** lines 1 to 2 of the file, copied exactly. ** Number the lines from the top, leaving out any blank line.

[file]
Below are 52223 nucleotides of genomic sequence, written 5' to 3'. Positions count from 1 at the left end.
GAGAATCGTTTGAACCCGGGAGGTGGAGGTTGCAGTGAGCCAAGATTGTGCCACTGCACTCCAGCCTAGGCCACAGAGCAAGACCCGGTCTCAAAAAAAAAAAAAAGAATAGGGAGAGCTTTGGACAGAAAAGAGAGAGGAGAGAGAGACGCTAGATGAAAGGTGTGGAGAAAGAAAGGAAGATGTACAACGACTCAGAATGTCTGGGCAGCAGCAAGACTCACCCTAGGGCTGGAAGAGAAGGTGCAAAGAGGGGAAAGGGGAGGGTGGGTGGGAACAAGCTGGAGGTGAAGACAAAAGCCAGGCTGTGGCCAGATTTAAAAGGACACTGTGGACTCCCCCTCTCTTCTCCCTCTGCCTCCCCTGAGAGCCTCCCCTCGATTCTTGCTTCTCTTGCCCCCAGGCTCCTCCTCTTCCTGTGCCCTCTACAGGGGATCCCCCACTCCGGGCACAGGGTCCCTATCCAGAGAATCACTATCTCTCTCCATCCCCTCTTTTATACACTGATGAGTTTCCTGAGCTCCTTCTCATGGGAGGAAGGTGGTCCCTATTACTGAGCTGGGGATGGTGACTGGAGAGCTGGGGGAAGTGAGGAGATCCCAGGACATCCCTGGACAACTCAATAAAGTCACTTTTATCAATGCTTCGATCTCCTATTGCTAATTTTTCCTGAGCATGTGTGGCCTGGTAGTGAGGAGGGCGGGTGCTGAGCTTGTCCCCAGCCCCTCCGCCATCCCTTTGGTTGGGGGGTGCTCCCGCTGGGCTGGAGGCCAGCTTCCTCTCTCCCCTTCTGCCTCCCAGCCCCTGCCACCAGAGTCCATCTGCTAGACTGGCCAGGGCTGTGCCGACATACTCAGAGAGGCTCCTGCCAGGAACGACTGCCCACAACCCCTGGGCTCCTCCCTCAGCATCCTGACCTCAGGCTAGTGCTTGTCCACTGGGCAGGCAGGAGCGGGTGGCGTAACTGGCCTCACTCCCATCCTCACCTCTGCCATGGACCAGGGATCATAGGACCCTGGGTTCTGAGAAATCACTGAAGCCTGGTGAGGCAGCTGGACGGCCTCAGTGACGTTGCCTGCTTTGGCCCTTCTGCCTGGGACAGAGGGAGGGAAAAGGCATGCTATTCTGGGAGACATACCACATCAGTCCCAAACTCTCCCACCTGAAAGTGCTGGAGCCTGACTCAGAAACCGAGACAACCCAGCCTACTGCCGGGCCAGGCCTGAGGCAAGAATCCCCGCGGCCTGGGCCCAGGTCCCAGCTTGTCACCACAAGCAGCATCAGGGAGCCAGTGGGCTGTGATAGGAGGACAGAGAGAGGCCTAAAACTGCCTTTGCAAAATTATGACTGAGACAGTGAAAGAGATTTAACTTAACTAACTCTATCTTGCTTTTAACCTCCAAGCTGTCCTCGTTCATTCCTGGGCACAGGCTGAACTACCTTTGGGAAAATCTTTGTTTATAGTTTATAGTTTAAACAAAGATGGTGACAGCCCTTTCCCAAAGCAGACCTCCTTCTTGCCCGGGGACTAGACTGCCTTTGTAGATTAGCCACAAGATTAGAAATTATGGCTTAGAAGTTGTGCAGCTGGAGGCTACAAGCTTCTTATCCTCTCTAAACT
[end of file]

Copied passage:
Below are 52223 nucleotides of genomic sequence, written 5' to 3'. Positions count from 1 at the left end.
GAGAATCGTTTGAACCCGGGAGGTGGAGGTTGCAGTGAGCCAAGATTGTGCCACTGCACTCCAGCCTAGGCCACAGAGCAAGACCCGGTCTCAAAAAAAAAAAAAAGAATAGGGAGAGCTTTGGACAGAAAAGAGAGAGGAGAGAGAGACGCTAGATGAAAGGTGTGGAGAAAGAAAGGAAGATGTACAACGACTCAGAATGTCTGGGCAGCAGCAAGACTCACCCTAGGGCTGGAAGAGAAGGTGCAAAGAGGGGAAAGGGGAGGGTGGGTGGGAACAAGCTGGAGGTGAAGACAAAAGCCAGGCTGTGGCCAGATTTAAAAGGACACTGTGGACTCCCCCTCTCTTCTCCCTCTGCCTCCCCTGAGAGCCTCCCCTCGATTCTTGCTTCTCTTGCCCCCAGGCTCCTCCTCTTCCTGTGCCCTCTACAGGGGATCCCCCACTCCGGGCACAGGGTCCCTATCCAGAGAATCACTATCTCTCTCCATCCCCTCTTTTATACACTGATGAGTTTCCTGAGCTCCTTCTCATGGGAGGAAGGTGGTCCCTATTACTGAGCTGGGGATGGTGACTGGAGAGCTGGGGGAAGTGAGGAGATCCCAGGACATCCCTGGACAACTCAATAAAGTCACTTTTATCAATGCTTCGATCTCCTATTGCTAATTTTTCCTGAGCATGTGTGGCCTGGTAGTGAGGAGGGCGGGTGCTGAGCTTGTCCCCAGCCCCTCCGCCATCCCTTTGGTTGGGGGGTGCTCCCGCTGGGCTGGAGGCCAGCTTCCTCTCTCCCCTTCTGCCTCCCAGCCCCTGCCACCAGAGTCCATCTGCTAGACTGGCCAGGGCTGTGCCGACATACTCAGAGAGGCTCCTGCCAGGAACGACTGCCCACAACCCCTGGGCTCCTCCCTCAGCATCCTGACCTCAGGCTAGTGCTTGTCCACTGGGCAGGCAGGAGCGGGTGGCGTAACTGGCCTCACTCCCATCCTCACCTCTGCCATGGACCAGGGATCATAGGACCCTGGGTTCTGAGAAATCACTGAAGCCTGGTGAGGCAGCTGGACGGCCTCAGTGACGTTGCCTGCTTTGGCCCTTCTGCCTGGGACAGAGGGAGGGAAAAGGCATGCTATTCTGGGAGACATACCACATCAGTCCCAAACTCTCCCACCTGAAAGTGCTGGAGCCTGACTCAGAAACCGAGACAACCCAGCCTACTGCCGGGCCAGGCCTGAGGCAAGAATCCCCGCGGCCTGGGCCCAGGTCCCAGCTTGTCACCACAAGCAGCATCAGGGAGCCAGTGGGCTGTGATAGGAGGACAGAGAGAGGCCTAAAACTGCCTTTGCAAAATTATGACTGAGACAGTGAAAGAGATTTAACTTAACTAACTCTATCTTGCTTTTAACCTCCAAGCTGTCCTCGTTCATTCCTGGGCACAGGCTGAACTACCTTTGGGAAAATCTTTGTTTATAGTTTATAGTTTAAACAAAGATGGTGACAGCCCTTTCCCAAAGCAGACCTCCTTCTTGCCCGGGGACTAGACTGCCTTTGTAGATTAGCCACAAGATTAGAAATTATGGCTTAGAAGTTGTGCAGCTGGAGGCTACAAGCTTCTTATCCTCTCTAAACT